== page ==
Number of POGO workers continues to rise
Labor Assistant Secretary Dominique Tutay said DOLE has recorded a continuing growth in the number of foreign nationals working in the country.

Number of POGO workers continues to rise

Helen Flores, Mayen Jaymalin, Delon Porcalla, Alexis Romero (The Philippine Star) - March 9, 2020 - 12:00am

MANILA, Philippines — More Chinese and other foreign nationals are opting to work in Philippine offshore gaming operator (POGO) companies despite stricter regulations imposed by the government, the Department of Labor and Employment (DOLE) reported.

Labor Assistant Secretary Dominique Tutay said DOLE has recorded a continuing growth in the number of foreign nationals working in the country.

“From January to mid-February this year, we have issued about 20,000 alien employment permits (AEPs). So the number of foreign workers is still increasing, considering that it’s just the first two months of the year,” Tutay said in an interview.

Of the figure, Tutay said a majority – or 15,000 – of the AEPs were issued to POGO-related workers.

“I just don’t know if that’s new arrivals, or just renewals of AEPs,” Tutay said. Foreign nationals are allowed to renew AEPs.

Tutay said Chinese nationals account for 75 percent of the foreign workers who were able to secure AEPs from DOLE.

In 2019, DOLE had issued more than 143,000 AEPs to POGO-related workers. Of the number, almost 80 percent are Chinese nationals.

Tutay said the number of  AEPs issued to foreign nationals last year had tripled compared to previous years, as the government imposed new rules governing employment of foreign workers.

Under the new rules, foreign workers who will work in the country for more than six months are required to secure AEPs.

Prior to the imposition of the new regulation, foreign nationals were only applying for a special working permit which is given to foreigners who will stay and work in the country for less than six months.

Foreign nationals are also required to obtain a Tax Identification Number prior to issuance of an AEP to ensure that they will pay taxes to the government.

Tutay said foreign workers who will be found working without the necessary permit shall be deported, while those not paying their taxes will face charges.

‘GMRC’ for foreigners

Rep. Ronnie Ong of party-list Ang Probinsiyano said foreign nationals should learn the “dos and don’ts” while in the country, and holding good manners and right conduct (GMRC) “seminars” for visiting POGO workers may be one effective way of teaching sensitivity to local Filipino culture.

“They must be reminded that although Filipinos are hospitable, they should abide by our laws and respect our cultures and traditions,” he said. 

“What I’m proposing is that we lay down our house rules before we let them inside our house,” Ong added, as he appealed to his fellow lawmakers and other government agencies to support the Philippine Amusement and Gaming Corp. (Pagcor)’s GMRC initiative.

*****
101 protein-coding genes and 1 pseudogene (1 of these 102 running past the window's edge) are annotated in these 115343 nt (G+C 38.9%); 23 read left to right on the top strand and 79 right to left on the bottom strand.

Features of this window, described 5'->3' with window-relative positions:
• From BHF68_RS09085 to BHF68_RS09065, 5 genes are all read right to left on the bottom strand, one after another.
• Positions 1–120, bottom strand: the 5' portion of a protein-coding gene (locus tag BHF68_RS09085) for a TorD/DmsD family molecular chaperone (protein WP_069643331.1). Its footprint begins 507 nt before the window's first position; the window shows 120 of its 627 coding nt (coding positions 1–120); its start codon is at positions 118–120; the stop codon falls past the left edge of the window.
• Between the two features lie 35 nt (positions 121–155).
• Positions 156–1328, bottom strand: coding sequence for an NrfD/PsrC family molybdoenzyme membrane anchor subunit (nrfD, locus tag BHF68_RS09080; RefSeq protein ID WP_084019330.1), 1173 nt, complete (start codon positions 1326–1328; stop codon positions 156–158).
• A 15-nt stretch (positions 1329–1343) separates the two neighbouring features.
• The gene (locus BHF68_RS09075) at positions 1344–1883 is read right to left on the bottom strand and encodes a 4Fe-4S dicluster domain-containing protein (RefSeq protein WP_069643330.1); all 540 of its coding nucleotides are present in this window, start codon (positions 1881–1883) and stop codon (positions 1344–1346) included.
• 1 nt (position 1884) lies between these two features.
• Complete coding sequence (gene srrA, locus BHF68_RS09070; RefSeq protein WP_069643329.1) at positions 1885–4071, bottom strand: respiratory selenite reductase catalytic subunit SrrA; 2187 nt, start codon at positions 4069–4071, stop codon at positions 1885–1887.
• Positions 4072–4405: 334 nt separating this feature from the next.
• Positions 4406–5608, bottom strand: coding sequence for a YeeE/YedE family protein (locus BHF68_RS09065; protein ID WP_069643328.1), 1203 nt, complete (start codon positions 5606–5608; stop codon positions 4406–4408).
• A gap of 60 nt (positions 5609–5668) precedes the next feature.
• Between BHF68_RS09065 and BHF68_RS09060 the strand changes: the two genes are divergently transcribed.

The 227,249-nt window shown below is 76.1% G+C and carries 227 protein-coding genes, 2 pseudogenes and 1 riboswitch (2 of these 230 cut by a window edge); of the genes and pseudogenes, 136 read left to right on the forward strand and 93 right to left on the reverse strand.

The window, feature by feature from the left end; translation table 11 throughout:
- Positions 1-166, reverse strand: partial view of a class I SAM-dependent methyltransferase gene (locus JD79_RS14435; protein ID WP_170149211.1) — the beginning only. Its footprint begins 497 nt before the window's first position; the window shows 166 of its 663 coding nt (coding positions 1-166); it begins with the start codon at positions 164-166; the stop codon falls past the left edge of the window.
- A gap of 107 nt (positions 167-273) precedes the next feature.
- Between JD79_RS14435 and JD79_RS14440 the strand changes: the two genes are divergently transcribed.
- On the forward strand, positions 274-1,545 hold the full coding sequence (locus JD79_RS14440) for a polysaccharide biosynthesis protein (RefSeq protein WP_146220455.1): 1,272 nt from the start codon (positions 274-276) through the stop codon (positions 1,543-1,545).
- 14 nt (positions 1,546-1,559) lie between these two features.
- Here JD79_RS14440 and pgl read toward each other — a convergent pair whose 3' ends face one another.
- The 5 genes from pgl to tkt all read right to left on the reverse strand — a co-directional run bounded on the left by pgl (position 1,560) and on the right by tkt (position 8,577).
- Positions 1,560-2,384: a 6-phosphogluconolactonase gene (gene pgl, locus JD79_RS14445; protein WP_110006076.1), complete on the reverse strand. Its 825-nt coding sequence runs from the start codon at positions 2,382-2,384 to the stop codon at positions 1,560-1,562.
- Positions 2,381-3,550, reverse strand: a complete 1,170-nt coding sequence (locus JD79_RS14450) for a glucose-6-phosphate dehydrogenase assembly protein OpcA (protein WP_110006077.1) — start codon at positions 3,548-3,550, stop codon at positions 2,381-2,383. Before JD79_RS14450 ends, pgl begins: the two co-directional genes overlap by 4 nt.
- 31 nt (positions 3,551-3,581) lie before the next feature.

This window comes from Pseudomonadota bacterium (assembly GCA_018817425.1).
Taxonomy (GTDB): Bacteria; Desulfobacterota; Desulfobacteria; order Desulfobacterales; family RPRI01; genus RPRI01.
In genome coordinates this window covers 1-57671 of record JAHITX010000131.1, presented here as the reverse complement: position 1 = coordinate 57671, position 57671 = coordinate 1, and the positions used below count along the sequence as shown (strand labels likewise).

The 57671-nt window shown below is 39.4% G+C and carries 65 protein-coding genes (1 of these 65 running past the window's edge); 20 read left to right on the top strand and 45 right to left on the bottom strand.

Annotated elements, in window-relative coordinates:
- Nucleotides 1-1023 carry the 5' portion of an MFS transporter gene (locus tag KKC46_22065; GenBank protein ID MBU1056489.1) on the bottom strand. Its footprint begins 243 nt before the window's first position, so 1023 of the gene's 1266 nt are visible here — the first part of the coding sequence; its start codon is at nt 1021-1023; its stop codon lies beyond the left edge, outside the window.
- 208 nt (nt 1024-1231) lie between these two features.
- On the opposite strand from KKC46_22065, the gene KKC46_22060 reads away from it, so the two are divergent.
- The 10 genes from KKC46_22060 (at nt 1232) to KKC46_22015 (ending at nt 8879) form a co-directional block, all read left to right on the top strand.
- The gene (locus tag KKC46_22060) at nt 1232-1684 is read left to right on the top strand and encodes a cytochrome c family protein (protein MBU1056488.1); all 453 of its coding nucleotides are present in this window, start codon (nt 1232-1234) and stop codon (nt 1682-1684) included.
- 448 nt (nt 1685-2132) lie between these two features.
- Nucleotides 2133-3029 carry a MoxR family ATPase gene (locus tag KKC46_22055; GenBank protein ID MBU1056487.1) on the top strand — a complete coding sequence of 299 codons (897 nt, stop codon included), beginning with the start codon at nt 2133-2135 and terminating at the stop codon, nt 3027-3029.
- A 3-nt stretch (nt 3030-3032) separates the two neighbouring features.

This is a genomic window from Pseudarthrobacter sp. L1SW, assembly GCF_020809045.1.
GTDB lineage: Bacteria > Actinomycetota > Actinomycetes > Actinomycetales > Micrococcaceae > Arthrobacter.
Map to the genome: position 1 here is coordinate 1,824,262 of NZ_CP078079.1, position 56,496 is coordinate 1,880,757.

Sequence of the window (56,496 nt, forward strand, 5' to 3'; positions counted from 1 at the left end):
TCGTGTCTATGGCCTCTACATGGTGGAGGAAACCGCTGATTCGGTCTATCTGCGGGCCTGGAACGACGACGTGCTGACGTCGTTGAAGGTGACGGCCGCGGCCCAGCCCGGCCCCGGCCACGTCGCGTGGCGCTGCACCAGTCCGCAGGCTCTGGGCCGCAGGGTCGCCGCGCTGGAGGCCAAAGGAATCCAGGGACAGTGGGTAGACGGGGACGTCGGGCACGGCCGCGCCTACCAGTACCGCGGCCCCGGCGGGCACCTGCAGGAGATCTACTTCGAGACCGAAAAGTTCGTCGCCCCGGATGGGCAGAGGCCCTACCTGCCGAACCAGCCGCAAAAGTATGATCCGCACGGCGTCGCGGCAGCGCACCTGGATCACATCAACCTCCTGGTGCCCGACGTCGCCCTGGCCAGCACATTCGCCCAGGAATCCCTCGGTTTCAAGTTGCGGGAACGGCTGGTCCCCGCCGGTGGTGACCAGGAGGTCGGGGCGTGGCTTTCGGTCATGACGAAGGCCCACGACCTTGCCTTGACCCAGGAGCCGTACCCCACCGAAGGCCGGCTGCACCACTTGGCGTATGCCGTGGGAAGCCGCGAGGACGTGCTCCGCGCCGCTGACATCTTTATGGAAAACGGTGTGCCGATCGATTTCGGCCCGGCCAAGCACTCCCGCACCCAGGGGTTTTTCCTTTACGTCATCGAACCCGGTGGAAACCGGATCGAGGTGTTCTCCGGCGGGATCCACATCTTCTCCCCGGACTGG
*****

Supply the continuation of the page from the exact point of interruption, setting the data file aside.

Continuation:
‘Close them down’

Due to the rising number of crimes involving POGOs, Vice President Leni Robredo joined yesterday mounting calls to stop them from operating in the country.

“These have done so many negative things to us, we have all the reasons to close them down,” Robredo said over dzXL.

The Vice President reiterated the statement of Bangko Sentral ng Pilipinas Governor Benjamin Diokno that ceasing online gambling operations in the country would have minimal impact on the economy.

The Senate has investigated the alleged bribery scheme involving Chinese nationals in airport terminals as well as prostitution dens catering to workers of POGOs.

It also began last week its investigation on the huge amounts of money brought into the country by Chinese nationals amid speculation these could be used for criminal activities. 

Anti-Money Laundering Council executive director Mel Georgie Racela told a Senate hearing last Thursday that P14 billion worth of transactions by POGOs from 2017 to 2019 were related to suspicious activities.

Sen. Richard Gordon, chair of the Blue Ribbon committee, estimated that $633 million – or P32 billion – in suspected dirty money were brought into the country from September last year up to this month.

Pagcor, however, prefers POGOs to remain open for now, and said its revenues grew to P18 billion since it started regulating POGOs in 2017. The agency added that POGOs also provide employment to 19,000 Filipinos.

However, this is a small number compared to the 90,000 foreign nationals they employ, a majority of whom are Chinese nationals.

President Duterte still believes that the Philippines needs the revenues raised from the operations of the gambling entities.

“He will not suspend it nor will he stop it,” Palace spokesman Salvador Panelo said in a radio interview. “He told me the report of the Pagcor head was good so, OK. We need the funds coming from them.”

Panelo said several government projects and expenditures require funding, including the higher salaries of nurses and teachers. He said revenues from POGOs may also be used to combat the spread of COVID-19.

Panelo said problems related to POGO operations can be addressed through the enforcement of laws.
“All you have to do is to implement established law and regulations,” the Palace spokesman said.

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